Five questions With Richard G. Griffin, director, Frederick Department of Economic Development

Richard Griffin

Richard G. Griffin, director, Frederick Department of Economic Development

1. What does your office do?

We are advocates for the 3,500 businesses and 49,000 employees who call Frederick home. We focus on retaining them and helping them expand. This means working on permitting, workforce, development policies and regulations, infrastructure and business incentives. Recruiting new businesses is also an important part of our strategy and requires that we engage with companies regionally and internationally.

2. What is your department's biggest challenge?

National economics aside, the biggest challenge is infrastructure capacity and cost. Utilities are difficult for some businesses, and transportation is equally challenging. That said, we know that most communities in our region face these issues. Frederick is well positioned to deliver talented employees and top-notch buildings as the economy continues to improve.

3. How do you promote Frederick to businesses?

Frederick is a unique community with an enviable quality of life. Once a business executive visits Frederick, we know that our chances of landing that company and keeping it here is high. We use our website at www.businessinfrederick.com, along with social media, advertising and trade shows to market Frederick.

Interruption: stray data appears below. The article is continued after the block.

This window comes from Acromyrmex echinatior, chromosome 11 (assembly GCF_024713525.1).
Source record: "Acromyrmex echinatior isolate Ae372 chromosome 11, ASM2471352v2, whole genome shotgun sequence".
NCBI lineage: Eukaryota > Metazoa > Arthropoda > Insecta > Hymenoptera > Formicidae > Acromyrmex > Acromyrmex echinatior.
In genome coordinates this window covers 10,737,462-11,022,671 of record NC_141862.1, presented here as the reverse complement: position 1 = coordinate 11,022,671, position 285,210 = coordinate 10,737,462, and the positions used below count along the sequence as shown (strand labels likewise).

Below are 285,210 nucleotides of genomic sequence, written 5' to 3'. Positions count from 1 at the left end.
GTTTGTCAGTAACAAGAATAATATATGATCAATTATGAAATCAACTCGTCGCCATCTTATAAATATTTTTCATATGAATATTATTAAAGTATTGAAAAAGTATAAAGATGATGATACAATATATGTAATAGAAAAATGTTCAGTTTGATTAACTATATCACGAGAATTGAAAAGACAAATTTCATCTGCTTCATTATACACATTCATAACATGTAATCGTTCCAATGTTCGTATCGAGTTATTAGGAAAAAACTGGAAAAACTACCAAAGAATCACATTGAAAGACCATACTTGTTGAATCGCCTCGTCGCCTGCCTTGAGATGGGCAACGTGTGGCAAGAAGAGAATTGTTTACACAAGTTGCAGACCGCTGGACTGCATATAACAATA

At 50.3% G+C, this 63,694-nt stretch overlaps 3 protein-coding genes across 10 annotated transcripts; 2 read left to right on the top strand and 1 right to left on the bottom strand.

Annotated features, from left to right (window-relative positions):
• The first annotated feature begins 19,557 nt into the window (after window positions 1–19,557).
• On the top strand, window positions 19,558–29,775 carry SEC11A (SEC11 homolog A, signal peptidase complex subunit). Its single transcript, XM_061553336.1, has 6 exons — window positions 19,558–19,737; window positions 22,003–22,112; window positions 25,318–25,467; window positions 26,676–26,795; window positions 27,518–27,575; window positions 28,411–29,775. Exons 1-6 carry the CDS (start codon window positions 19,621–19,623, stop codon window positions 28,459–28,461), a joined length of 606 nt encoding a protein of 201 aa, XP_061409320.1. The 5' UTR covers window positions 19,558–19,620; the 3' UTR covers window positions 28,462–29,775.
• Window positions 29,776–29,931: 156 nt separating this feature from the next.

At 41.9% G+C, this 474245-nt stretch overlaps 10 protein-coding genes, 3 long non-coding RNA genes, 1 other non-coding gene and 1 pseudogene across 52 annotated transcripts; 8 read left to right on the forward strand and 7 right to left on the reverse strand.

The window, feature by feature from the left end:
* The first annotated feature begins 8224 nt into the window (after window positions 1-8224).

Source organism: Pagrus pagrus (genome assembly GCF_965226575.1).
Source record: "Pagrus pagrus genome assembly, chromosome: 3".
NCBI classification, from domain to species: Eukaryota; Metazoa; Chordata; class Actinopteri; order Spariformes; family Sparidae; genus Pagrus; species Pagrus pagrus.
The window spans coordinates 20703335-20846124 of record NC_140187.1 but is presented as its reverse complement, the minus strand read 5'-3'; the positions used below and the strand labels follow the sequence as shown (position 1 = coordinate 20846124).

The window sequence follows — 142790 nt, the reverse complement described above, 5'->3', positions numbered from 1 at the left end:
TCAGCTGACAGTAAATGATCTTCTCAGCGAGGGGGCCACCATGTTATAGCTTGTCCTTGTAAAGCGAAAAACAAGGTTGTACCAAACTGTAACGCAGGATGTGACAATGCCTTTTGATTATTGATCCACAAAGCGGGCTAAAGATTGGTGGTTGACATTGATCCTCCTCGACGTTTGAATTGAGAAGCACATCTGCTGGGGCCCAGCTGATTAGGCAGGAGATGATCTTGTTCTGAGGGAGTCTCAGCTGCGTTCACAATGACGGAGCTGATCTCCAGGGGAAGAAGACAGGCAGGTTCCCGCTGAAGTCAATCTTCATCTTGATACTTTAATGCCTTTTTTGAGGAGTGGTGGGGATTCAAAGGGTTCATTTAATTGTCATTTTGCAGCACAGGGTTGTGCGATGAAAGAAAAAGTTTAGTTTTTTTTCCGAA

4. What is the biggest company you've landed?

More than 97 percent of Frederick's businesses are small, entrepreneurial shops. We are fortunate to have larger companies like MedImmune, US Silica, Wells Fargo Home Mortgage, Wegmans, Charles River Labs and others. Frederick's hi-tech business incubator has churned out over 200 jobs and dozens of businesses including Akonni Biosystems, WGS, Widearea Systems and Imagillin Technologies. All companies play a part in the Frederick economic ecosystem.

5. How did you get involved in economic development?

I spent many years in city and regional planning in Greenville, S.C., Seattle, Frederick, and Leesburg. That evolved into becoming involved in urban revitalization as director of the Downtown Frederick Partnership and finally into my role at the City of Frederick as director of economic development for the past 10 years.

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